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June 13, 2014

What you really want to do: the Zen Master’s burnout

I’m surrounded by creators, Wonder. Powerful creators, like you–and forgetful ones.

They forget (or never knew) how to apply their creativity to their lives. So they feel stuck. Victims of circumstances, of their thoughts, of their habits. Forced to do a lot of things they would really rather not do.

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“No choice” becomes the mantra summing up their frustration and discouragement. The sign hanging over the endless tunnel they are stuck in.

A few years ago, when I was on vacation at Lake St-Jean, I heard an interview with Zen master Genpo Roshi. I’ll always remember what I heard that day.

This Brooklyn native (born Dennis Paul Merzel), who has been transmitting the Zen teachings of Soto and Rinzai lineages for 35 years, is a very busy man. He supervises the global community of “heirs” of the venerable Maezumi Roshi, runs his own center, and oversees the functioning of affiliated centers in several European countries. He’s not only responsible for trasmitting the dharma in the traditional Zen fashion, he has also developed a powerfull awakening process called Big Mind – Big Heart. He’s also a spouse, a father of two children, and sees to the evolution of monks and facilitators working under his tutelage. In short, the man is not idle.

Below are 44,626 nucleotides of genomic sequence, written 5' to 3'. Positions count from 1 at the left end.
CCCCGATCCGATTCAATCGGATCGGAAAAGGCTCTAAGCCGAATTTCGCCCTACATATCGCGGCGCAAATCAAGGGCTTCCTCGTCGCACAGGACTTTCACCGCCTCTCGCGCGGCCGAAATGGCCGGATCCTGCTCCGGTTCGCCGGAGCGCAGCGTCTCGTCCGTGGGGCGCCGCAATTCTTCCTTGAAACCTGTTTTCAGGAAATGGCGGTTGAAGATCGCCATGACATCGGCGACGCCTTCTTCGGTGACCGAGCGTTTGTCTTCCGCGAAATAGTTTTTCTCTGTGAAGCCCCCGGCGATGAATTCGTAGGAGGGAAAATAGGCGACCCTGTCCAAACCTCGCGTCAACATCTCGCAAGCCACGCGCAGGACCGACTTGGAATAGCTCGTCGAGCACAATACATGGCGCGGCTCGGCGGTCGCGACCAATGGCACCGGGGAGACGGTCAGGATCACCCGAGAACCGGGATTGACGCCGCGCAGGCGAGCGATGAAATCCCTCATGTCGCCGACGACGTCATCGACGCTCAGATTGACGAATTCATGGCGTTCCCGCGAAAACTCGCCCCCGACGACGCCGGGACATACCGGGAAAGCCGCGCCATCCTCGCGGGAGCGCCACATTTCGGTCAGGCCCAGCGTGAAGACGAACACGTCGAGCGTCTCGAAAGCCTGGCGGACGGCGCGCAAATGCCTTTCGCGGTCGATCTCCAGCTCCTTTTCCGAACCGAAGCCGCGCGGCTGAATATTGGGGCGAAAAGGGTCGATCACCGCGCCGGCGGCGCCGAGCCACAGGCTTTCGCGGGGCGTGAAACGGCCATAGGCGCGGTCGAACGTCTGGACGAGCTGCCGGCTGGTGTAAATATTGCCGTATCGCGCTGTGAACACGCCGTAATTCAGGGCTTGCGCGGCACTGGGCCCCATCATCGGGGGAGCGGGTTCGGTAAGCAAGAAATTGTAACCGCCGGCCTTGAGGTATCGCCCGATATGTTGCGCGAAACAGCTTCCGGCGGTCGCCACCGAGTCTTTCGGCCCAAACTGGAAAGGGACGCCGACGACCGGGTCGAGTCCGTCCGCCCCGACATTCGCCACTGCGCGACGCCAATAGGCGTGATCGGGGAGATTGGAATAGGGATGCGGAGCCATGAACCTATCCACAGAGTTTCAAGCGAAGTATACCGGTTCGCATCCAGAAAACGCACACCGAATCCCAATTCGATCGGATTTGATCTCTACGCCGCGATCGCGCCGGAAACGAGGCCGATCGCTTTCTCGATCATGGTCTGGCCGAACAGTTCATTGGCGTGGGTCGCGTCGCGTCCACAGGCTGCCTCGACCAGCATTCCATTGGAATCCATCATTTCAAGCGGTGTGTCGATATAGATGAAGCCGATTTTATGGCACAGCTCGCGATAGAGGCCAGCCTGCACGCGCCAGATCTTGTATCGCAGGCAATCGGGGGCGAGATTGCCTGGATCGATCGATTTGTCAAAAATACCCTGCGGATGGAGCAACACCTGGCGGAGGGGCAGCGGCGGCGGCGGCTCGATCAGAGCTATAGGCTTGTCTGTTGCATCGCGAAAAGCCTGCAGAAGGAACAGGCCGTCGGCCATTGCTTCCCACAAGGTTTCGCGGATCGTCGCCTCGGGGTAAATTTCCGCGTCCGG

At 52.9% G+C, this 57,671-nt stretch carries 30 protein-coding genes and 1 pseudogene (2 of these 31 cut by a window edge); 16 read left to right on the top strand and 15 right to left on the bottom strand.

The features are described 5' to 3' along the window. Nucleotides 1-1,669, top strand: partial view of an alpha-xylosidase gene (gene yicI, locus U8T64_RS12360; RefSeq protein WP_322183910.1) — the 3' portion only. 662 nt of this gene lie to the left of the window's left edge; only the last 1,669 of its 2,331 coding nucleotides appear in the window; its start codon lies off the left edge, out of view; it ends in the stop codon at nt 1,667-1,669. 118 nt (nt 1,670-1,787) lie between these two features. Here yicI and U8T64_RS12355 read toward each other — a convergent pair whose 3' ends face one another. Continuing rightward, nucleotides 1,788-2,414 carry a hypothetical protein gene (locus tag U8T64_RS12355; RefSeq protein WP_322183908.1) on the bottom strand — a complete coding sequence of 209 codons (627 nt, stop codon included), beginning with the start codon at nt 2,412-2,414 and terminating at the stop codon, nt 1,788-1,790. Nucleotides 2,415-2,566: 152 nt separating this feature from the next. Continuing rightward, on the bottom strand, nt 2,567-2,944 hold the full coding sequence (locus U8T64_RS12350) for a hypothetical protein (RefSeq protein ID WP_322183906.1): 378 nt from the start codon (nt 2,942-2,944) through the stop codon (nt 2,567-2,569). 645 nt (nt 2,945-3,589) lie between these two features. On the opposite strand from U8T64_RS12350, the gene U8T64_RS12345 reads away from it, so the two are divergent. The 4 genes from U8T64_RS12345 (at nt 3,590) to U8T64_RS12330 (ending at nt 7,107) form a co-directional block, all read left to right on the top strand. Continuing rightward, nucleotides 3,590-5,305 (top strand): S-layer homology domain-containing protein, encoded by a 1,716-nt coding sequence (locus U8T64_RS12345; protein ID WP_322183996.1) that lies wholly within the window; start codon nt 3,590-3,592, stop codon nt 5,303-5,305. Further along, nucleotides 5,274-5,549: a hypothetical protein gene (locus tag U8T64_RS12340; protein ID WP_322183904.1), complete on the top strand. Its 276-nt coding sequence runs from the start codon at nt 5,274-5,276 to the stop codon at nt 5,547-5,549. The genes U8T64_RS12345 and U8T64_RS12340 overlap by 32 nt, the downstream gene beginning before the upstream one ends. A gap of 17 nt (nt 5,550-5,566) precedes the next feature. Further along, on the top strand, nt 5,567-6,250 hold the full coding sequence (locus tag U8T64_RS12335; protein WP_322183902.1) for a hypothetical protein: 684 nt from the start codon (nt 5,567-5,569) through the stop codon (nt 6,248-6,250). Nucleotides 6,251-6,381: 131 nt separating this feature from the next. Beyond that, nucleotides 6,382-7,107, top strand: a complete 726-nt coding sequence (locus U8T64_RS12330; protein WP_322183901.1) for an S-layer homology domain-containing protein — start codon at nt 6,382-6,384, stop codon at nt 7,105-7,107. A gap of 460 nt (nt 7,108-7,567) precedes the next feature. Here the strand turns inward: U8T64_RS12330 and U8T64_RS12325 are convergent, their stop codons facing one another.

In the interview, Genpo evoked the cancer that had invaded his body five years before. And explained what had changed for him since it went into remission.

Here’s the simple phrase that resounded like a detonation.

“What the cancer changed for me is that now I only do what I want to do. I don’t do things I don’t want to do.”

???

I pressed rewind to be sure I had heard him correctly.

“I do what I want to do. I don’t do things I don’t want to do. I am with people I love to be with and I’m not with people I don’t want to be with.”

Interesting… Here’s someone who is supposed to be basically free — or at least internally freer than the common mortal — and who admits that, until the cancer scare, he was still doing things because of a sense of obligation, without fully consenting to them…

Does this transformation imply that suddenly he became egocentric, pursuing nothing but his own pleasure? Hardly.

“I do a lot of things and I’m with a lot of people. But, I don’t waste my time if I can help it doing things I don’t want to do. And I don’t waste my time being with people I don’t want to be with.

Luckily, I like people a lot and I like doing a lot. I probably work from about 8 a.m. everyday until about 11 p.m. and I love it and I work 7 days a week. But it’s not work for me. It’s just a great joy and a great pleasure and yet I’m busy, but there seems to be a tremendous spaciousness within it.